A dozen Irish American groups have joined a coalition of over 250 cultural organizations calling on President Joe Biden and US Congress to establish the National Museum of the American People, which will tell the "epic" story of the making of the American People. 

Irish groups including the Irish-American Unity Conference, the Ancient Order of Hibernians, and the American Irish Historical Society are among the huge coalition, which features organizations representing 74 different ethnic groups. 

The coalition says the museum will depict the story of American people along a 20,000-year pathway, starting with the First Peoples and then later documenting groups that migrated from Europe, Africa, Asia, and the Pacific Islands. 

The coalition has recently released its "Bringing All Americans Together" report, which highlights the need for a National Museum of the American People and offers possible sites for a future museum. 

Coalition director Sam Eskenazi said the museum would help unite the present-day United States. 

"This institution will honor all of our ancestors who first came here, will help us come together now, and will ensure our national values are passed on to our descendants," Eskenazi said in a statement. 

"It will become one of the most compelling story-telling museums anywhere as it breathes new life into the first words of our Constitution: We the People." 

Supporting the initiative, Hawaiin Senator Brian Schatz said the museum would help uplift the stories of immigrants of every background. 

"The story of America is a story of immigration. For generations, people from around the world and from all walks of life have come to the United States in search of a better life for themselves and for their families," Schatz said in a statement. 

"From the sugar cane plantations on Maui to the shipping ports in Maine, immigrants have made extraordinary contributions to the country over the years – and each of their stories is worthy of recognition and celebration.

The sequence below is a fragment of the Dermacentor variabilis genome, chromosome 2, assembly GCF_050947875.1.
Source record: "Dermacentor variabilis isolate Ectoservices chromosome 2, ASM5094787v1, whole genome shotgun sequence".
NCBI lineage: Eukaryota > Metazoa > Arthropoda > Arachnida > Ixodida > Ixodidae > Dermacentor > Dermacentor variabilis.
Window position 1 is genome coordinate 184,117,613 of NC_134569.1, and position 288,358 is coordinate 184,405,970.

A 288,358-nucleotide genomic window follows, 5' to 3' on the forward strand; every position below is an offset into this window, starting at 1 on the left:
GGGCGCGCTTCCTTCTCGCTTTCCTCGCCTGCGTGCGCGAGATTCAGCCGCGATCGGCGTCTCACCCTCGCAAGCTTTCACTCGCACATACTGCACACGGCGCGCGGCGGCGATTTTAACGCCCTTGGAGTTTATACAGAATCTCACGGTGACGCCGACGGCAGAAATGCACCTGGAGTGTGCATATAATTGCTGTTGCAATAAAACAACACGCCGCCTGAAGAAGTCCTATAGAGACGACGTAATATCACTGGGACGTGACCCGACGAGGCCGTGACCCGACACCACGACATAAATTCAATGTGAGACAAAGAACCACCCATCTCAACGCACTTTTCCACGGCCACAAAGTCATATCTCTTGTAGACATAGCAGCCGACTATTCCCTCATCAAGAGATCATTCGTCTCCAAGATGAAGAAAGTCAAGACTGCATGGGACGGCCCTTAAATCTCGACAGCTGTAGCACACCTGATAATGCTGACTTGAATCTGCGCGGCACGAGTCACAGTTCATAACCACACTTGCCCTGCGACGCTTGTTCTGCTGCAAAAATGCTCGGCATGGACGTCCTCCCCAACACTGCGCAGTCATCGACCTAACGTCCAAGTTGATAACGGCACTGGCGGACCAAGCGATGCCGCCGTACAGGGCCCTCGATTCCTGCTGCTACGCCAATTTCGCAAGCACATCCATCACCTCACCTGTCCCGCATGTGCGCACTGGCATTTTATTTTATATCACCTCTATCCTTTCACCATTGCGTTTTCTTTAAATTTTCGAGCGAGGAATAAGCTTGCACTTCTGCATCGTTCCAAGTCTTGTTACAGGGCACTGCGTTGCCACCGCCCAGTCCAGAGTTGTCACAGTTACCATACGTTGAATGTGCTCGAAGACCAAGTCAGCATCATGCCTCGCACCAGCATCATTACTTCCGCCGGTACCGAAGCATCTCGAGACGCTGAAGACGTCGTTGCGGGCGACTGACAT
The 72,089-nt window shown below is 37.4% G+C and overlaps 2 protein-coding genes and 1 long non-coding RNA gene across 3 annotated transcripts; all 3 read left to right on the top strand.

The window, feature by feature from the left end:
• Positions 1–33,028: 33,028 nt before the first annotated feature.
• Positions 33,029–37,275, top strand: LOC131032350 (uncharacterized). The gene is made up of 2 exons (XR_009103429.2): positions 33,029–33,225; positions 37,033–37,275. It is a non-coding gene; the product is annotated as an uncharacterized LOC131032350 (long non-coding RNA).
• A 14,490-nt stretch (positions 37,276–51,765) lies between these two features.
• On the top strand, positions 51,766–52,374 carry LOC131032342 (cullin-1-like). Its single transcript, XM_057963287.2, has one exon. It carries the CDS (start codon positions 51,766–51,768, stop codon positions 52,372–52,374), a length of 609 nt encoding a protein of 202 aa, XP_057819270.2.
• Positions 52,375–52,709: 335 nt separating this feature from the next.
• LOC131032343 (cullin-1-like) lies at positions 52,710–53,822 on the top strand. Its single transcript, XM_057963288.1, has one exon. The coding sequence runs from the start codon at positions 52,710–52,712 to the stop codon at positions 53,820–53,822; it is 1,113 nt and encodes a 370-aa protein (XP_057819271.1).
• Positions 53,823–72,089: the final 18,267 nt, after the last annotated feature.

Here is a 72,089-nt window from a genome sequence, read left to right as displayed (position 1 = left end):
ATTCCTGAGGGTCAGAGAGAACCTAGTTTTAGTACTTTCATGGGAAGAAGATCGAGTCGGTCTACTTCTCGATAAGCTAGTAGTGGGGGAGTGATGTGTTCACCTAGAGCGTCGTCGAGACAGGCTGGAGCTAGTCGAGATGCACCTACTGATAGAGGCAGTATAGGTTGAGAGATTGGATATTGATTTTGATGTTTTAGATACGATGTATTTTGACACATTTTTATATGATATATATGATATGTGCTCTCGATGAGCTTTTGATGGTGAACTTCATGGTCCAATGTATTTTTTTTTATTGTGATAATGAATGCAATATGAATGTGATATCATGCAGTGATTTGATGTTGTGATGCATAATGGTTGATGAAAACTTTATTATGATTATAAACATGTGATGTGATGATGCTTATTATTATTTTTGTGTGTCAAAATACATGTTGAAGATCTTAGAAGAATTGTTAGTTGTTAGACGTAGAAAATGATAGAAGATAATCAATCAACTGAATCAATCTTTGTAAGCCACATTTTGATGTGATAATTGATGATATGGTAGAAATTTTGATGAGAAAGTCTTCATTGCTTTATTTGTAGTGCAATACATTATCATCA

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"The National Museum of the American People would help uplift the stories of immigrants of every background and celebrate the patriotism, contributions, and achievements of all Americans." 

Meanwhile, California Representative Jimmy Panetta said the museum was needed to "tell the diverse and dynamic stories of the American people". 

"The National Museum of the American People would bring together our shared history for generations to learn from, contribute to our national identity, and celebrate the rich tapestry of cultures that make up our country. Americans from every corner of the globe have contributed to what our nation has become, and it is time that we told that story in full," Panetta said. 

The Coalition proposes that none of the funds to plan and build the museum come from the Government except for a donation of a prominent federal plot of land.

One site being considered by museum backers is the site of the FBI Building on Pennsylvania Avenue about halfway between the White House and Congress. The FBI is slated to move to a nearby suburb.